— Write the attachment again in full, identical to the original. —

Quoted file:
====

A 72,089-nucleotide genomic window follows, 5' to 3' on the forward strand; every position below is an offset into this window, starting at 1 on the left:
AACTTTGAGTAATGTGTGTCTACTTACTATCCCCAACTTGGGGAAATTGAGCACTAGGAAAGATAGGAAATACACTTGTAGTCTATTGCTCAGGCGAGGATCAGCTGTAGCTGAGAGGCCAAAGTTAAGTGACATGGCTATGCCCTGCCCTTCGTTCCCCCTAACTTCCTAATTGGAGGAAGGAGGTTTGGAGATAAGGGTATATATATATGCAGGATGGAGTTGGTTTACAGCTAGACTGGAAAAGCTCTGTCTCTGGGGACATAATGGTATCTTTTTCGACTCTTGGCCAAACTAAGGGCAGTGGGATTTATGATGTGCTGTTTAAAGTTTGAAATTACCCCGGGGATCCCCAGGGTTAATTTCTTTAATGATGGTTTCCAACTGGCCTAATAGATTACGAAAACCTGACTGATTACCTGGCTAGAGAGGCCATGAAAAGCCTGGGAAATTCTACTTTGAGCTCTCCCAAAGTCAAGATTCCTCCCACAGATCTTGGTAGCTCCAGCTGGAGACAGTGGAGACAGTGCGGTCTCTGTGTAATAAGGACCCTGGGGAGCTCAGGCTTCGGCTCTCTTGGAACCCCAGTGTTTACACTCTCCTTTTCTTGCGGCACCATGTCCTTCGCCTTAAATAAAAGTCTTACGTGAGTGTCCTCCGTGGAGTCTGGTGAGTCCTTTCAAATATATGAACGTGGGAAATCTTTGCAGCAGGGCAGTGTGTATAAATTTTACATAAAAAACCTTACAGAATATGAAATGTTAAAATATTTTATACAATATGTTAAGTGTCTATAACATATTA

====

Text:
A 72,089-nucleotide genomic window follows, 5' to 3' on the forward strand; every position below is an offset into this window, starting at 1 on the left:
AACTTTGAGTAATGTGTGTCTACTTACTATCCCCAACTTGGGGAAATTGAGCACTAGGAAAGATAGGAAATACACTTGTAGTCTATTGCTCAGGCGAGGATCAGCTGTAGCTGAGAGGCCAAAGTTAAGTGACATGGCTATGCCCTGCCCTTCGTTCCCCCTAACTTCCTAATTGGAGGAAGGAGGTTTGGAGATAAGGGTATATATATATGCAGGATGGAGTTGGTTTACAGCTAGACTGGAAAAGCTCTGTCTCTGGGGACATAATGGTATCTTTTTCGACTCTTGGCCAAACTAAGGGCAGTGGGATTTATGATGTGCTGTTTAAAGTTTGAAATTACCCCGGGGATCCCCAGGGTTAATTTCTTTAATGATGGTTTCCAACTGGCCTAATAGATTACGAAAACCTGACTGATTACCTGGCTAGAGAGGCCATGAAAAGCCTGGGAAATTCTACTTTGAGCTCTCCCAAAGTCAAGATTCCTCCCACAGATCTTGGTAGCTCCAGCTGGAGACAGTGGAGACAGTGCGGTCTCTGTGTAATAAGGACCCTGGGGAGCTCAGGCTTCGGCTCTCTTGGAACCCCAGTGTTTACACTCTCCTTTTCTTGCGGCACCATGTCCTTCGCCTTAAATAAAAGTCTTACGTGAGTGTCCTCCGTGGAGTCTGGTGAGTCCTTTCAAATATATGAACGTGGGAAATCTTTGCAGCAGGGCAGTGTGTATAAATTTTACATAAAAAACCTTACAGAATATGAAATGTTAAAATATTTTATACAATATGTTAAGTGTCTATAACATATTA